The Federal Communications Commission (FCC) has yet again extended the initiation date of its new rule for emergency alert broadcasting. The new rule will require all broadcasting of visual emergency communications to be accompanied by an audio stream. This will enable blind or otherwise visually impaired viewers to hear important details during an emergency when previously this wasn’t a feature on non-news broadcasting.
The ruling was originally supposed to take effect on May 26th, 2015, but due to multiple deadline extensions, it has not yet been enforced. The new deadline is scheduled to begin on November 26th, 2024.
So, what’s taking so long to ensure everyone has access to critical information in real-time when they need it most? Technology simply hasn’t caught up to all the requirements of this rule. In theory, it may sound simple, but there is no automated way to convey graphics and maps related to any emergency situation.
Text-to-speech works well for conveying written information, but maps outlining areas in danger or specific graphics including instructions on how to protect oneself during an emergency are left out of the audio details.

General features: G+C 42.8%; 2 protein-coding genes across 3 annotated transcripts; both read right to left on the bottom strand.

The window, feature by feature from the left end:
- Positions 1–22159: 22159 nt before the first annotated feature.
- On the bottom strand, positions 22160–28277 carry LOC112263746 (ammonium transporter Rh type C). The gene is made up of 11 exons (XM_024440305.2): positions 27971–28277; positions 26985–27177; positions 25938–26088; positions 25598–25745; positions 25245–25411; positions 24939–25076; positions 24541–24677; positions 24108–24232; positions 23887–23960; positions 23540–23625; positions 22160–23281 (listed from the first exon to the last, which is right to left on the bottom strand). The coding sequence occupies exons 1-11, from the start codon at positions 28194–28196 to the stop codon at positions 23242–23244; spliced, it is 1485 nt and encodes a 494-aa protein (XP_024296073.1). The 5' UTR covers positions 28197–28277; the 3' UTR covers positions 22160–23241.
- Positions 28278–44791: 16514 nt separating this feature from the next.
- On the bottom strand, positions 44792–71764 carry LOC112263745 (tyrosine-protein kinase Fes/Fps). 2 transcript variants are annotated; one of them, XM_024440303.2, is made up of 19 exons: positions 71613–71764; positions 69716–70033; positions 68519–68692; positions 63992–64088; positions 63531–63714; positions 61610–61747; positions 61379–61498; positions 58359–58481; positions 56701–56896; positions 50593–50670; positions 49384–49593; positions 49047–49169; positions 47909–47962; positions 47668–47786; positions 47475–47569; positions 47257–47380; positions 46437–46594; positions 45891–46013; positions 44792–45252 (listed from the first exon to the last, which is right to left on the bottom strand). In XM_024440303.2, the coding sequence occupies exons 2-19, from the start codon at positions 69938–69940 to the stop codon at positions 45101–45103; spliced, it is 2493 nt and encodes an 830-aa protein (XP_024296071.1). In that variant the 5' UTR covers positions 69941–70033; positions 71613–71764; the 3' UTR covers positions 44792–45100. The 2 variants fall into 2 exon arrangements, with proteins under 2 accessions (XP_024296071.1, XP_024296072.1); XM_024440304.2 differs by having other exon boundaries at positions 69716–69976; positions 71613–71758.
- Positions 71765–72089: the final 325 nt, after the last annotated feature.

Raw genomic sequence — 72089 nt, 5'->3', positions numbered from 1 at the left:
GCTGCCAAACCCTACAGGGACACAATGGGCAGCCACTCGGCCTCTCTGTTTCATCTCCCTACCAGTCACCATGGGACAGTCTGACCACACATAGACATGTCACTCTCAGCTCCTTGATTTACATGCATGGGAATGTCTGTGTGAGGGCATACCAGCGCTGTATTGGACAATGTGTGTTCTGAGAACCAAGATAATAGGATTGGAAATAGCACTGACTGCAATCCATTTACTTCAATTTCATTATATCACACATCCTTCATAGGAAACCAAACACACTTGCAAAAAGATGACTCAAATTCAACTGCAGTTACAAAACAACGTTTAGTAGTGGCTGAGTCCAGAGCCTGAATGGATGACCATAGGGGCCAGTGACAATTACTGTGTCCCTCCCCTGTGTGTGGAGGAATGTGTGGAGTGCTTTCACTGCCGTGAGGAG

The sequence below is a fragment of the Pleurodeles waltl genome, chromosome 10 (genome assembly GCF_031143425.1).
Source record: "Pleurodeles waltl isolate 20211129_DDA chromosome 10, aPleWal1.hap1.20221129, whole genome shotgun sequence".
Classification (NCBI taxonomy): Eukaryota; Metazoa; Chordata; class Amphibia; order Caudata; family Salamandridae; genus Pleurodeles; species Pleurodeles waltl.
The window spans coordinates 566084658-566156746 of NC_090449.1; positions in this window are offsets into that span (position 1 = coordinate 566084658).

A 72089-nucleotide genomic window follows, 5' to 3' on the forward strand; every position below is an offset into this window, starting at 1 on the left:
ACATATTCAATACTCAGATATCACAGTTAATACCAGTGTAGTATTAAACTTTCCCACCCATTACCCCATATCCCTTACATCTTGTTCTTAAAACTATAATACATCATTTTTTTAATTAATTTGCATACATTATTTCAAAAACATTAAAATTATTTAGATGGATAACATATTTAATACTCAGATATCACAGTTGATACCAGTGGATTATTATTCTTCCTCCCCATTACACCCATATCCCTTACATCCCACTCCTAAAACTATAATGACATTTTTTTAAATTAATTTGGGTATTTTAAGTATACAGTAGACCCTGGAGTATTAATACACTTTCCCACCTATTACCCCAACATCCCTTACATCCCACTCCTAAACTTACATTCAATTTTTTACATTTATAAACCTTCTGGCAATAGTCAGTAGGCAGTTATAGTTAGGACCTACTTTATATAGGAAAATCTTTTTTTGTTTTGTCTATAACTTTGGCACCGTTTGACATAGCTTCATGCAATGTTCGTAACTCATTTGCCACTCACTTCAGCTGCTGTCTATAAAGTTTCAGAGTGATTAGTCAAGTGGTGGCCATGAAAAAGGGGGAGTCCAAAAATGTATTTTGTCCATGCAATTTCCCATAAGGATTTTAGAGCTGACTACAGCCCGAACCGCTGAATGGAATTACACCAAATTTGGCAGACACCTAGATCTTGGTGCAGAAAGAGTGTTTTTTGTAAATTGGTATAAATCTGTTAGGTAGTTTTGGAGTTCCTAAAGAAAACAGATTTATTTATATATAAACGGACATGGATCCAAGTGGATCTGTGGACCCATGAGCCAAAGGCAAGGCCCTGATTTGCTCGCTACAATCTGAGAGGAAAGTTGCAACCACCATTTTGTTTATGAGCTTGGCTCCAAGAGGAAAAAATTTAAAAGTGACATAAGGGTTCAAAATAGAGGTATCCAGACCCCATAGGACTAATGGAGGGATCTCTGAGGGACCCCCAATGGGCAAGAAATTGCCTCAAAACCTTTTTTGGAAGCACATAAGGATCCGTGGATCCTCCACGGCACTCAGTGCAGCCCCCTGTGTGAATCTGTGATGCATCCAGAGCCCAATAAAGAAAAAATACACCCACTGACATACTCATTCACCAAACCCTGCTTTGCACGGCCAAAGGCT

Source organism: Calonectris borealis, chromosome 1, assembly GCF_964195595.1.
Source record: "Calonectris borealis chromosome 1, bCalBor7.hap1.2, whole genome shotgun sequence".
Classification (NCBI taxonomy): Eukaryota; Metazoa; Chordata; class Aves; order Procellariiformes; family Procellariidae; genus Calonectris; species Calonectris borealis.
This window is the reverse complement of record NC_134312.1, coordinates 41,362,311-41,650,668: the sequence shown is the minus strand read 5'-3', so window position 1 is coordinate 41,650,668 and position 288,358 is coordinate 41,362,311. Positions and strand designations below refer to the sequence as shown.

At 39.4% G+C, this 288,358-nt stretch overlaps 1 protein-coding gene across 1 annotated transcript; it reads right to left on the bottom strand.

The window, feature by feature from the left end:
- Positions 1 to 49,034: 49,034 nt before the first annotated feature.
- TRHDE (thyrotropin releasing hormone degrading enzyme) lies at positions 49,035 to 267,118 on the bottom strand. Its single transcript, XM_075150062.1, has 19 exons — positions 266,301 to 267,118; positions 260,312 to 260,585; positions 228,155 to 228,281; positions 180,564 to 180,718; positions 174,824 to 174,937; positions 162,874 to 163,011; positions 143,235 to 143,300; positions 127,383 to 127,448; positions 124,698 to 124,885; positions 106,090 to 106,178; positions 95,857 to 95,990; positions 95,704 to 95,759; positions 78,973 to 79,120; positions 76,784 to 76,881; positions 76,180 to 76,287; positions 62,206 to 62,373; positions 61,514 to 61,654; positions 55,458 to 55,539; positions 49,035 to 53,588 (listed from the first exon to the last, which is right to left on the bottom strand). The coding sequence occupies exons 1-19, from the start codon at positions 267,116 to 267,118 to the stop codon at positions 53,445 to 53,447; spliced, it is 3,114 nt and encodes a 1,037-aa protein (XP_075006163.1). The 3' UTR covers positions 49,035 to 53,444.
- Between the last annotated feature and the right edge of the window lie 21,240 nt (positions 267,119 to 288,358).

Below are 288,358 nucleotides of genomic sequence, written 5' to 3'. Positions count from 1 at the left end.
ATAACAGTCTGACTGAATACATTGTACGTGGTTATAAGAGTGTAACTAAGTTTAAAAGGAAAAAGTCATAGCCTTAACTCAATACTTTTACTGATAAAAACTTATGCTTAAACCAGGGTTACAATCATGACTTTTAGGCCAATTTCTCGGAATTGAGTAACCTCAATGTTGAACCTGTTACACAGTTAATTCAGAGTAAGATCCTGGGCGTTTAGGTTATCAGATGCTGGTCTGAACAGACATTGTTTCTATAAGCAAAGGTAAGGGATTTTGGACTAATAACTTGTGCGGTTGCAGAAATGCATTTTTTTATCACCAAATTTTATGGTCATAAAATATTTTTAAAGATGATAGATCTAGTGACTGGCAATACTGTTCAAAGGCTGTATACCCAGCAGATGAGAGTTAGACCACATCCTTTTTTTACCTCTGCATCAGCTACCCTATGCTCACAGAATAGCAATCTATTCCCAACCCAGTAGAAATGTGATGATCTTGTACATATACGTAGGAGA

The National Association of Broadcasters asked for a two-year extension so that technological advancements in artificial intelligence, including ATSC 3.0, can catch up to the task. The Federal Communications Commission allowed the association an additional 18 months to get this system into practice.
Some conditions outlined by the Federal Communications Commission include:
- The extent to which broadcasters still need the waiver
- A description of the National Association of Broadcasters’ outreach to the disability community and its efforts to develop standards and best practices and train broadcasters in their use so that critical details are conveyed to the blind or visually impaired
- A description of the National Association of Broadcasters and broadcasters’ efforts to develop an automated solution to enable compliance with the aural description requirement
- A description of training and best practices for broadcasters to offer effective communication of critical emergency information. Additionally, if an effective and preferred alternative to an automated technical solution is developed during the waiver period, subsequent reports should provide information as to the implementation of this alternative solutions